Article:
Processing requires us to play close attention to financial and logistical details. Financially, processing represents our greatest per head expense. We pay $25 per lamb for harvest services, and $55-65 per head for cut-and-wrap services. If we can bring 10 or more lambs to our processor and have them cut-and-wrapped in an identical manner, we pay the lower fee. Processing greater numbers of lambs allows us to reduce our per-head transportation costs, as well. Each load of lambs requires two trips to our processor – one to deliver live animals on Tuesdays, and another to pick up meat on Fridays. In terms of mileage and time, each load represents an expense of roughly $200. If we only take 10 lambs per trip, the transportation cost alone amounts to $20 per animal. We usually try to take 15 or more in each load.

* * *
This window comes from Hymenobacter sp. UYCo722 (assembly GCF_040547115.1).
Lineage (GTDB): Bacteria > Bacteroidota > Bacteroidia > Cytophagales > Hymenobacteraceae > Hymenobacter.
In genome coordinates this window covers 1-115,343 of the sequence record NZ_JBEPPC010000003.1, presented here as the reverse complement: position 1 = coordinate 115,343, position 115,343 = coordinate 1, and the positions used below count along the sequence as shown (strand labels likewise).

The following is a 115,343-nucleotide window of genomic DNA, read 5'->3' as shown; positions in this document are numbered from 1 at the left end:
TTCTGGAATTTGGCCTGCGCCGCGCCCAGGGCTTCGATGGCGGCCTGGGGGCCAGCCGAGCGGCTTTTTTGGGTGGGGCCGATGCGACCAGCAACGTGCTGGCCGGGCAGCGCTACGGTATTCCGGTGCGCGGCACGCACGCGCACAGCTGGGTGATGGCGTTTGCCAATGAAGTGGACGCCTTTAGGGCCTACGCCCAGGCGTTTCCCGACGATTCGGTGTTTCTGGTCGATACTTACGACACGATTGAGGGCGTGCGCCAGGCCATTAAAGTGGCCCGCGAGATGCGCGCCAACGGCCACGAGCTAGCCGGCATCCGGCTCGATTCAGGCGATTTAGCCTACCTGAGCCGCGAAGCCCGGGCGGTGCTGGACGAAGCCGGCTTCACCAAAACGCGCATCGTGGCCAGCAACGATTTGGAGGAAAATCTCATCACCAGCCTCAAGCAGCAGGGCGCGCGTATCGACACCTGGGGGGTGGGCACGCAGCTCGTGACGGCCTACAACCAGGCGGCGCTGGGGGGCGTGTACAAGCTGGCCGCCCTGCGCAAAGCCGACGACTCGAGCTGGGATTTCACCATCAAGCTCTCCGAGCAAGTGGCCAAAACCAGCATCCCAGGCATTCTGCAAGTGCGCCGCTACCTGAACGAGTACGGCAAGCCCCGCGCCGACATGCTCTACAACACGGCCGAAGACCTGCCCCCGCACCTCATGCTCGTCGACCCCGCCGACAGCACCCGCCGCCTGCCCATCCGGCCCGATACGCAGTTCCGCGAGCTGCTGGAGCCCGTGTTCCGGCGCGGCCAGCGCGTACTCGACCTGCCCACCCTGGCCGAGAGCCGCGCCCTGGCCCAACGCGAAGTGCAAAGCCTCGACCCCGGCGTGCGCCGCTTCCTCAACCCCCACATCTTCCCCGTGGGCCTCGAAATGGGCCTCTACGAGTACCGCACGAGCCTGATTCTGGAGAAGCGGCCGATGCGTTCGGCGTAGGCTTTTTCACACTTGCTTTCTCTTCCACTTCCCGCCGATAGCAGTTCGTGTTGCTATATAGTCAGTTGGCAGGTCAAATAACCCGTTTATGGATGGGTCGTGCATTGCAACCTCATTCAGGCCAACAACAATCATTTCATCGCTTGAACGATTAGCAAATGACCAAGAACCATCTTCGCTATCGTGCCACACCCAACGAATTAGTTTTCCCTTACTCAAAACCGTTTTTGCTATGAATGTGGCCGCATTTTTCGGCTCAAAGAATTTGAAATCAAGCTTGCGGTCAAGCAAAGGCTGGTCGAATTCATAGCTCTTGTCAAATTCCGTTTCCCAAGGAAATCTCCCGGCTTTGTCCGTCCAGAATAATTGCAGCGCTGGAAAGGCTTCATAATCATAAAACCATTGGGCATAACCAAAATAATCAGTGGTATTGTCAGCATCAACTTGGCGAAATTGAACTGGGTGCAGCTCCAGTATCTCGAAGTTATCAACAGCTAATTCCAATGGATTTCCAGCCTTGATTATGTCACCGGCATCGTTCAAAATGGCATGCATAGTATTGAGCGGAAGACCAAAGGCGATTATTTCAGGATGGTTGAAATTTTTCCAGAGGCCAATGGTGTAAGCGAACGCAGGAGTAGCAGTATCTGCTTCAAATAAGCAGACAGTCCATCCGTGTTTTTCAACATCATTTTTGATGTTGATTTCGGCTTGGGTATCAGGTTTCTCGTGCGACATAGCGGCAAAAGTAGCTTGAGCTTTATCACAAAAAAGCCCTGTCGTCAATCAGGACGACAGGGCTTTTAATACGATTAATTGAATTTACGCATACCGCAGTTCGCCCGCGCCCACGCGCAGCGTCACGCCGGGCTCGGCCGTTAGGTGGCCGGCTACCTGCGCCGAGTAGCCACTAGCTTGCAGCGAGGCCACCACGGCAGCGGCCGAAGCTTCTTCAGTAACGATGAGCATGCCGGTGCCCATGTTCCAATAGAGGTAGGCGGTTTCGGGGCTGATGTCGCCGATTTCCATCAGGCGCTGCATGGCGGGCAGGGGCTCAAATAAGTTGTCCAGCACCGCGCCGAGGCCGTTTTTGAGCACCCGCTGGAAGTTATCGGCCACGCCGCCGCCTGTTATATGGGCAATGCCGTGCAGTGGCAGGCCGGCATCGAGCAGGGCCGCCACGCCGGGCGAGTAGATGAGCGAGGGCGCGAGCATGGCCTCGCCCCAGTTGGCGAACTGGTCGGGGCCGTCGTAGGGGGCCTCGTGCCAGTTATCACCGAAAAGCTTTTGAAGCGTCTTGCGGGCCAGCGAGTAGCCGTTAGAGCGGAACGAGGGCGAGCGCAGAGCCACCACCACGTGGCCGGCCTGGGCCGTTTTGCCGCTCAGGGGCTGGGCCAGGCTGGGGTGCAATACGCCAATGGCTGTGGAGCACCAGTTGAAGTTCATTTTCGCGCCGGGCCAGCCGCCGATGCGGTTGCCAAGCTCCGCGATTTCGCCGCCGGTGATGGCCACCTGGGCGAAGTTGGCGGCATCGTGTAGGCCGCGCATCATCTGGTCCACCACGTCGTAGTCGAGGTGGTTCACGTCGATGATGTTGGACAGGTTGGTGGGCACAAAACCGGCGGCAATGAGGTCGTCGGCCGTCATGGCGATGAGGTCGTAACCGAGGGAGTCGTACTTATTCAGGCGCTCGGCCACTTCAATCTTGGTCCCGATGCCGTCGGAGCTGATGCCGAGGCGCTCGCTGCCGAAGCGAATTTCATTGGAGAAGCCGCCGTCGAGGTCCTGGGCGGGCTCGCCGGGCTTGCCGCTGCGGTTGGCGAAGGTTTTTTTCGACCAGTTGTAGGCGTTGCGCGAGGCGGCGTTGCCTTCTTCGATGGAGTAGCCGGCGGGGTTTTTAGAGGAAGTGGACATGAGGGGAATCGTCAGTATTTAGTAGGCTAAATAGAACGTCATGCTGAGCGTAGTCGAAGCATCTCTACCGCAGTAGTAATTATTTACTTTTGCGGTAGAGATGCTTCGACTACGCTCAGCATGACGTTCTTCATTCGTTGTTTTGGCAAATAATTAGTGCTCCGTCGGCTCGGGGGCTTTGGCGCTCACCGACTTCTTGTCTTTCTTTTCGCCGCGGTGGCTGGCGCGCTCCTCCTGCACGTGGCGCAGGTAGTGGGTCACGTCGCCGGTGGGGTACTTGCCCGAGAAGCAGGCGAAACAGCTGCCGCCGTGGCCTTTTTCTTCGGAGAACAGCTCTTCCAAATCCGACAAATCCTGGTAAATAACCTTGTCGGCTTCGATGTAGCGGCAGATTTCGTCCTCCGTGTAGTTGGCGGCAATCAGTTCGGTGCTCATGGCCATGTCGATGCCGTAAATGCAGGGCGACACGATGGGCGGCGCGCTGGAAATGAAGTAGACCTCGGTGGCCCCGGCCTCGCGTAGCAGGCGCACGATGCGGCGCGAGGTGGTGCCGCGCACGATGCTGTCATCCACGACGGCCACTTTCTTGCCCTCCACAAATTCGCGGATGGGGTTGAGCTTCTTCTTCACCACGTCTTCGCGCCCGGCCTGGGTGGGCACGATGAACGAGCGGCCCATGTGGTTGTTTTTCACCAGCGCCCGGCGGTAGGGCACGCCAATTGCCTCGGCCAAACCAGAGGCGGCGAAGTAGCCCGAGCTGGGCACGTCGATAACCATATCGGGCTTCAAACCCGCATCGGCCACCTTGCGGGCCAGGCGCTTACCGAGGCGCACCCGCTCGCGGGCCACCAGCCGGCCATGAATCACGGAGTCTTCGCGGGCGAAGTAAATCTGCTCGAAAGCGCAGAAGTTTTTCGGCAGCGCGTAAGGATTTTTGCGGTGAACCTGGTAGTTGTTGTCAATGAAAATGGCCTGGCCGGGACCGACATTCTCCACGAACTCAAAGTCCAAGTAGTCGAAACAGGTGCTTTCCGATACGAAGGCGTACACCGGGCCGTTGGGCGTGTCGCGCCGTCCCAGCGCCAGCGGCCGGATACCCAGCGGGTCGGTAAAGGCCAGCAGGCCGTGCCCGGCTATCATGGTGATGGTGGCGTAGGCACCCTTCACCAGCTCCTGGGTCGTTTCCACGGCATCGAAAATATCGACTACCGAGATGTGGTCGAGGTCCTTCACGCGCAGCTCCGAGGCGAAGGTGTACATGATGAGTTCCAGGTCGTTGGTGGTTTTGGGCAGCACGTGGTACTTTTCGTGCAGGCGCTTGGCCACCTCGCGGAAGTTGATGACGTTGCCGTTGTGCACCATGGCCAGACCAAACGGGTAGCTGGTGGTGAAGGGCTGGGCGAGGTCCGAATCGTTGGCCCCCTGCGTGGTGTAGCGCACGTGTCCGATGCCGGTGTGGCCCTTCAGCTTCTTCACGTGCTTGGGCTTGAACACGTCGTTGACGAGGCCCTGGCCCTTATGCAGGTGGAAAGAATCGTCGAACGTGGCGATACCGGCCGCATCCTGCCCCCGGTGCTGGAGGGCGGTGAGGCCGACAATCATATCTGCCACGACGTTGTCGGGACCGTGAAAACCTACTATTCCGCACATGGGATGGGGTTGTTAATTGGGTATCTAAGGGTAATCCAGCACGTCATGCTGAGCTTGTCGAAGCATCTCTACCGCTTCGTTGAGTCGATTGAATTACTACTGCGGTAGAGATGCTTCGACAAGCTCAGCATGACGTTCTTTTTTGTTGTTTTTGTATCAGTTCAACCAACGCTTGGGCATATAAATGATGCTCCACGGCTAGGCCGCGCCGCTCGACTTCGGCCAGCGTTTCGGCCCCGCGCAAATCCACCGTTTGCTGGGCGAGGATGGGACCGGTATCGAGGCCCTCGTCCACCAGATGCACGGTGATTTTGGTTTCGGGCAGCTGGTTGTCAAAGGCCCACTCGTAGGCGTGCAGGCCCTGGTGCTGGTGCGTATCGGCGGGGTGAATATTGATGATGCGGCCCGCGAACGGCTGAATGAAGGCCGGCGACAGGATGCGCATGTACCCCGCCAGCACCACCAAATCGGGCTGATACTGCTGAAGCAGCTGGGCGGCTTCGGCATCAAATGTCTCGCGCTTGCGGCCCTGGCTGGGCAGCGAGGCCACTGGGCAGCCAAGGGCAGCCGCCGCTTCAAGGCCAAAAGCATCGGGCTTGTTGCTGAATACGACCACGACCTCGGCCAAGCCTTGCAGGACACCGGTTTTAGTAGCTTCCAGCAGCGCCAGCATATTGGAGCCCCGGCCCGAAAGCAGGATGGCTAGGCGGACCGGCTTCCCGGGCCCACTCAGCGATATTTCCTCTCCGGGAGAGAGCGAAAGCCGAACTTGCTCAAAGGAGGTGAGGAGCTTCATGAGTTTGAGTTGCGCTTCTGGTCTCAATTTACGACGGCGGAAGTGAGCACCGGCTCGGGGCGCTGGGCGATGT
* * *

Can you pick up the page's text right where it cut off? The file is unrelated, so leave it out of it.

Logistically, scheduling our trips to the processor requires careful coordination. In order to get on the processing calendar on a given Tuesday, I need to call the processor by the prior Friday with the number of lambs I’ll be bringing. On Monday afternoon or early Tuesday morning, I’ll sort the lambs that I’m hauling from the rest of the flock (a process that usually requires me to bring the entire flock into our corrals). Early Tuesday morning (hopefully before 6 a.m.) I’ll load the lambs and begin the drive to Dixon. Pulling a stock trailer through Sacramento rush-hour traffic can sometimes be a challenging job. At the plant, we unload and weigh the lambs, and then I pre-pay the harvest fees. I also provide a sheet for each group of lambs with the cuts of meat our customers want, along with the per pound price for each cut. Usually the processor follows my instructions; sometimes they make mistakes (which I don’t find out about until I pick up our meat on the following Friday). On Friday, I make a similar trip to Dixon (this time without the trailer) to pick up the finished product. The meat from each lamb is put in its own box – if I’ve had 20 lambs harvested, I haul 20 boxes back to my meat locker in Roseville. I also pay the cut-and-wrap fees at this time. By the time I have meat to sell, I have incurred expenses of at least $80 per lamb just to get my product!